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| | |-+  Will Obama Win The 2012 Election?
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Question: Will Obama Win The 2012 Election?
Yes   -55 (74.3%)
No   -19 (25.7%)
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Total Voters: 74

Author Topic: Will Obama Win The 2012 Election?  (Read 1491 times)
Clinton 2016
diskymike44
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« on: May 18, 2012, 01:08:33 pm »
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More americans think Obama will win according to a Gallup poll. theres a trend in these who do you think will win polls. More people thought Clinton and Dubya will win and less People thought Poppy Bush would win.

Obama 56%
Romney 36%

Who do you think will win?
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HagridOfTheDeep
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« Reply #1 on: May 18, 2012, 01:17:56 pm »
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Romney is tied if not leading nationally. We haven't even had the convention yet. The economy tends to dip around the summer months. Romney is close in a lot of states, and a lot of the polls seem to have overpolled Democrats.

So you know what? I'm going to go out on a limb and say Romney will win. On November 5th, everyone will still probably put their money on Obama. But I think the turnout will surprise people and Romney will clinch the presidency.

Here's hoping.
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old timey villain
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« Reply #2 on: May 18, 2012, 02:27:14 pm »
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It's incredibly difficult to beat an incumbent president. There has to be a perfect storm of national instability or malaise, an incredibly unpopular incumbent whose base support has collapsed, and an incredibly charismatic and competent opponent who can control the campaign dialogue.

Obama as an incumbent is certainly more vulnerable than Reagan 84 and Clinton 96, mainly because the economy is still gaining footing, but he's still in a stronger position to win than a lot of people would like to admit.

1) Improving economy. Things could change, but we're adding jobs, production levels are increasing and the unemployment rate has dropped dramatically in the last year.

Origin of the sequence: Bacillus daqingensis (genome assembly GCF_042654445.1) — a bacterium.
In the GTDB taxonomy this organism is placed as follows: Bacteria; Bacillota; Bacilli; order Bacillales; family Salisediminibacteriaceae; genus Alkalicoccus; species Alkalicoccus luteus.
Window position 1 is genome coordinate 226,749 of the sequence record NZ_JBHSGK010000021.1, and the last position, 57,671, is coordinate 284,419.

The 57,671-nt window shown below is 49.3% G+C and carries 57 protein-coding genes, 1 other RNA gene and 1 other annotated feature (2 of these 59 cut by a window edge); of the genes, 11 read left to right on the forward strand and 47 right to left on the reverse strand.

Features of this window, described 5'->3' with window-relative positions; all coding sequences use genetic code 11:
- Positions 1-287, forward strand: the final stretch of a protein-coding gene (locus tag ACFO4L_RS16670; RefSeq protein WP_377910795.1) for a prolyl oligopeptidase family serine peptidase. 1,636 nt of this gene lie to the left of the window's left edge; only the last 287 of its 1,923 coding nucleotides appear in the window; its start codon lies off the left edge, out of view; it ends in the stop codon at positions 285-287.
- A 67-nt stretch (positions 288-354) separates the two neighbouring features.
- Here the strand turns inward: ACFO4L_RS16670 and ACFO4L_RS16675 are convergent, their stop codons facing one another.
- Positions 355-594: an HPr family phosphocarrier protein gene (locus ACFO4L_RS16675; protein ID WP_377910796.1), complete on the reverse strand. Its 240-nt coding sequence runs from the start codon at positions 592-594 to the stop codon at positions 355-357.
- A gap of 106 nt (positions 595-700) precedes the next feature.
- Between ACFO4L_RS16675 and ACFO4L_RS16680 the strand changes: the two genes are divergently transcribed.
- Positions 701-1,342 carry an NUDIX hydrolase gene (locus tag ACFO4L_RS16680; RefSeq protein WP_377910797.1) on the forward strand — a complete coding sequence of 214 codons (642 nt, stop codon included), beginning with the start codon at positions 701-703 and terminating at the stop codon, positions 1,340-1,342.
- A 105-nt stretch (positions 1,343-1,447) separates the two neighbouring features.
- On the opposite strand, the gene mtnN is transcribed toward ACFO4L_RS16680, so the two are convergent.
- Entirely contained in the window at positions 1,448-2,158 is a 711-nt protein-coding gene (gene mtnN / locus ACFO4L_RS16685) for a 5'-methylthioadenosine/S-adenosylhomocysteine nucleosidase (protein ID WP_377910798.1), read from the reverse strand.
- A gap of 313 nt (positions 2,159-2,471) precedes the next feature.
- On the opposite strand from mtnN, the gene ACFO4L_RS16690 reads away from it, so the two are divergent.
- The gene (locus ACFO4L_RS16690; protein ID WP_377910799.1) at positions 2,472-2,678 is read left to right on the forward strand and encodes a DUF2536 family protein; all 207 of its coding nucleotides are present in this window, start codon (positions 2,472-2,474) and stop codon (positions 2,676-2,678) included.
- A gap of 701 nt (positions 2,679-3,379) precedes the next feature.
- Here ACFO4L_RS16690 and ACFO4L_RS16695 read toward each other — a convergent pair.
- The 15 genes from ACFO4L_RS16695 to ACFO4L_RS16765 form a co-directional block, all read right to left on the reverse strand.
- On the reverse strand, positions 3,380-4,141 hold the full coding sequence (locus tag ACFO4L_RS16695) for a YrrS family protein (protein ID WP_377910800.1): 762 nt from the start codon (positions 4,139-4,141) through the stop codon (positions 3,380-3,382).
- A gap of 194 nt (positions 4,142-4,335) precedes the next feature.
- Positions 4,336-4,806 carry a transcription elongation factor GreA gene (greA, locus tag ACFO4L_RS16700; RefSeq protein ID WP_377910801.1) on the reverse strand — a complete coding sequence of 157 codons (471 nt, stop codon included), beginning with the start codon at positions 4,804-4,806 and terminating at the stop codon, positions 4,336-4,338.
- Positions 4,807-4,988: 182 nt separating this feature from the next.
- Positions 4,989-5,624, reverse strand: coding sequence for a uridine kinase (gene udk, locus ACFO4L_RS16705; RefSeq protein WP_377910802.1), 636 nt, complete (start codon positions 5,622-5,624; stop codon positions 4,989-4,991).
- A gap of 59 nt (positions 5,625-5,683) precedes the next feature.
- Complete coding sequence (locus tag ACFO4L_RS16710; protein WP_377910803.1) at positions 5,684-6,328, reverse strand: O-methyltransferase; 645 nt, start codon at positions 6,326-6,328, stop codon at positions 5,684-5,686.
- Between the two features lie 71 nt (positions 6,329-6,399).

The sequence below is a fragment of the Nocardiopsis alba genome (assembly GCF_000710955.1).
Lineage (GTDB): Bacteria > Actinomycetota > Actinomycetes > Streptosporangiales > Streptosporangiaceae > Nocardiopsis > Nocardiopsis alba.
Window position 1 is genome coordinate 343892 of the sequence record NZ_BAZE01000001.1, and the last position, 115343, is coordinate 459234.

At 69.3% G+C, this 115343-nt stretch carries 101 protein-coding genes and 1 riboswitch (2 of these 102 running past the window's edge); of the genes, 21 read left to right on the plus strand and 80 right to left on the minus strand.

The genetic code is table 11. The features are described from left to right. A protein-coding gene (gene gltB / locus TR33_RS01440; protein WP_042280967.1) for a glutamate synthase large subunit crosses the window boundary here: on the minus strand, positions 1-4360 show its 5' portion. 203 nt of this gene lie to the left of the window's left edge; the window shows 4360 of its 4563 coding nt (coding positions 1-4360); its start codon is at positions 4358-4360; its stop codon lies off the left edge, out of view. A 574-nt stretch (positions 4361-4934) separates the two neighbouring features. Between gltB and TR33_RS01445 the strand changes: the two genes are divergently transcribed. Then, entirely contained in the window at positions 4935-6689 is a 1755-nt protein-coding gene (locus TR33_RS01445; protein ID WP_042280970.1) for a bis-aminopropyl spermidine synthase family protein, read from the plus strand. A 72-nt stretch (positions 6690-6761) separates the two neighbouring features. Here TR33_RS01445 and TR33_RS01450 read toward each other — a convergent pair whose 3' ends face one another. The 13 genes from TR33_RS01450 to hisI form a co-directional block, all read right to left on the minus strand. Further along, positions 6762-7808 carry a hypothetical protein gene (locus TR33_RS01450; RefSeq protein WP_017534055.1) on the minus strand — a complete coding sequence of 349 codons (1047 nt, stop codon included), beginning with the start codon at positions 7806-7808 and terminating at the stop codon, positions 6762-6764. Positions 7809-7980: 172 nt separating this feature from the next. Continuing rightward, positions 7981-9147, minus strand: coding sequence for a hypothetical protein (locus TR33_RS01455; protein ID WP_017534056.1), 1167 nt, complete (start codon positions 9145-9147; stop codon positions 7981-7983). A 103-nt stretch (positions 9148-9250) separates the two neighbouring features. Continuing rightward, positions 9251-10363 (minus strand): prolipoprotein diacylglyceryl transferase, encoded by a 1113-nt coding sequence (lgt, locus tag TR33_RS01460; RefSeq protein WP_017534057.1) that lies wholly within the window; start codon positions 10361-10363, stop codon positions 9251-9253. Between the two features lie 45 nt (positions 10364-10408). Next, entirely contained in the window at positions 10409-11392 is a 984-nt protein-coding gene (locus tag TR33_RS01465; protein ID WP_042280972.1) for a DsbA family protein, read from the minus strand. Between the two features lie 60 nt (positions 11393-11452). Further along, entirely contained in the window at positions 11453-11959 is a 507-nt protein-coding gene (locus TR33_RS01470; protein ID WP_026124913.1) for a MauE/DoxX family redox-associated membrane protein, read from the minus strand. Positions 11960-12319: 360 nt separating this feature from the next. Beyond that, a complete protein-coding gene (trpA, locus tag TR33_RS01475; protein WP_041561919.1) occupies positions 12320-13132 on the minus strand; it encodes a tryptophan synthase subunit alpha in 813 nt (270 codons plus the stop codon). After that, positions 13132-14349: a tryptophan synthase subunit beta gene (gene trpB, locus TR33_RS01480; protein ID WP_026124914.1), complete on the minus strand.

2) Obama's base is secure. He still maintains well over 80% support from Democrats.

3) Romney is still a weak nominee. His favorables are improving, but still pretty bad. He continually makes gaffes, he gets visibly flustered when he's not able to stay on message, and he still hasn't totally connected with the Republican base.

4) Obama still leads in fundraising

5) Incumbency. Obama has shown that, as the incumbent, he can direct the dialogue in his favor. And election data makes it pretty clear that voters aren't willing to oust an incumbent unless things are very very bad.
« Last Edit: May 18, 2012, 02:43:26 pm by cope1989 »Logged

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« Reply #3 on: May 18, 2012, 02:39:00 pm »
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Obama's fairly obviously going to win barring some random economic collapse (goldbug hysterics over Greece not withstanding Wink), and Romney's such a profoundly uninteresting individual that it's bound to be a very, very boring election. Unfortunately.

Obama/Gingrich would have been a great election. Sigh.
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« Reply #4 on: May 18, 2012, 02:46:47 pm »
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More americans think Obama will win according to a Gallup poll. theres a trend in these who do you think will win polls. More people thought Clinton and Dubya will win and less People thought Poppy Bush would win.

Obama 56%
Romney 36%

Who do you think will win?

The poll would be too vague because Romney is not as well known as Obama.  In addition, over-confidence will probably keep a lot of the under-30 crowd at home because they will be too lazy to vote now that there is no Iraq war to protest.  The gay marriage issue might bring out some of the under 30 voters, but gay marriage is primarily a media driven issue, and its not enough to get under 30 straight people off their couches.  The election will be a lot closer than most people realize, if Romney improves his ground game and GOTV.  Romney's also a better candidate and more disciplined than Bob Dole and John Kerry.  A strong evangelical VP will help Romney enormously with GOTV. 
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R2D2
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« Reply #5 on: May 18, 2012, 03:04:12 pm »
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If you want my honest answer, yes. I do think Obama will win re-election, but narrowly. I'm hoping not, but I'm thinking realistically.
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« Reply #6 on: May 18, 2012, 03:36:19 pm »
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Yes, he can.
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m4567
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« Reply #7 on: May 18, 2012, 04:28:37 pm »
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If the economy holds up/gains a little speed throughout the year. If Obama runs a fantastic campiagn.
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« Reply #8 on: May 18, 2012, 06:32:27 pm »